“Something else to consider is the way the woodburning stove brings people into a very direct relationship with the weather. You are your own thermostat, you are the connecting link between the subzero temperatures outside and the relative warmth within. When you heat with wood you have to go out to the woodpile, come back in again, and start your fight against the cold. It's bitter, and it bites, but you can do something about it. In this one small but vital arena, you are in touch with the bare necessities of life, and in that moment you know the same deep sense of satisfaction that the cave dweller knew.“
That is something I’m always struggling to explain in regard to various things.
I also loved this quote: “All his life he'd chopped his own firewood, and although he'd put his saw away for good now, he still enjoyed the feel of each log in his hand, the smell that made him feel he was at work inside a poem, the sense of security in his stack, the pleasing thought of the winter that lay ahead, with all those hours of sitting contentedly in front of his woodburning stove. In much the same way, I suppose, that no one gets tired of carrying bars of gold, he knew that what he held in his hands was his insurance against the cold to come. “
I have one semantic or technical quibble with the book and that is the seemingly loose use of the term chopping. I'm not sure if that usage may be due to inappropriate translation into english, or if chopping is used colloquially in Norway for all or most of the processes involved in putting up wood, which it sometimes is here. Personally I think chopping should be reserved for cutting across the grain of the wood with a sharp edged tool such as an axe and not used for the acts of splitting or sawing wood. First, that is what it means, and secondly, there is not another term to replace it for what it actually means, which means there is the potential for some confusion. Sometimes it is used appropriately in the book, and sometimes not. I could go on, but that's just my opinion.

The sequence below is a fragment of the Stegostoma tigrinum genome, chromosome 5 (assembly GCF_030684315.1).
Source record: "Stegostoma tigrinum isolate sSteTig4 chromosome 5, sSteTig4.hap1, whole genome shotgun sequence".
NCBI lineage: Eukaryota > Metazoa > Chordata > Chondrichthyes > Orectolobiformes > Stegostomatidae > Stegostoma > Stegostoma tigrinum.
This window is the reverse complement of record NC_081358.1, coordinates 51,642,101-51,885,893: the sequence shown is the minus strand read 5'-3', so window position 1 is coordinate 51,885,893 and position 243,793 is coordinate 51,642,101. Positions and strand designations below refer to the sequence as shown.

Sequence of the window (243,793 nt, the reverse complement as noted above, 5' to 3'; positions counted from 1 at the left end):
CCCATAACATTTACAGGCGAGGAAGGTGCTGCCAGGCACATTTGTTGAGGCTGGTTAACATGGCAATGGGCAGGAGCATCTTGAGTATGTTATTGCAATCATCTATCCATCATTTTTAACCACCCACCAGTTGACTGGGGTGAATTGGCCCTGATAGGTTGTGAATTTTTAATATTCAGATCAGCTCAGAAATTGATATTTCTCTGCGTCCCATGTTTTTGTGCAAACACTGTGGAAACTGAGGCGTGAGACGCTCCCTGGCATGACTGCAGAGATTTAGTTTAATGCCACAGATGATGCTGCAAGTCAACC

So, who might like this book? The human interest and general interest thread is pretty strong, but there is also plenty for the practical wood cutter, especially northern dwellers. I think any Scandiphile would enjoy it quite a lot. I would say that if you cut firewood and live in the northern birch and conifer belt which wraps much of the northern hemisphere, it is probably essential reading. Other people that might enjoy it or find it useful would be anyone that is a true wood cutting and firewood burning enthusiast, who just wants to read more about something they love… like a gun collector or car guy would collect piles of books on those subjects. This is full of total geekage about a nation full of firewood geeks who sit around debating the relative merits of stacking wood with the bark up or the bark down. That sounds great to me. That's my idea of a good time. I wish it was like that where I live. If you like to cut, split, stack and burn firewood, AND talk about it in between, again, this will be a good read. I think almost anyone who is interested in the subject, or immersed in it, will find something useful. The question in many cases will be more whether it is worth the retail price. That’s a more personal issue. Given that I don't have much of an income right now, it's not so great or enough of a reference book, that I feel like I need to own a copy. I'll probably sell my copy just to get the money back so I can buy something else cool to review (like this Japanese cleaver style hatchet which I'm dying to get my grubby hands on for a thorough test and review!). I don’t doubt that I’ll want some snippet or quote in this book at some point though. It would make a great library book, so you could always read it and then donate it to your local library, most of which are in desperate need of support. The quality of the book is definitely above average for these days, and any library should be happy to have it in the stacks. That way you can always read it again anytime. Maybe I’ll do that.
You can read the introduction to the book as a preview on Amazon ( http://amzn.to/1MsvpVi )
One word of warning, the print is rather small, so most people over 50 will be bustin’ out those reading glasses.
I have to go shoot a squirrel for dinner. I can hear them calling me. Then it’s off to work on putting up firewood. There is hardly anything I’d rather do. I'll leave you with a poem from the book.
The Scent of fresh wood
is among the last things you will forget
when the veil falls
The scent of fresh white wood
in the spring sap time:
as though life itself walked by you,
with dew in it's hair
That sweet and naked smell
kneeling woman-soft and blond
in the silence inside you,
using your bones for
a willow flute.
With the hard frost beneath your tongue
you look for fire to light a word,
and know, mild as southern wind in the mind,
there is still one thing in the world
you can trust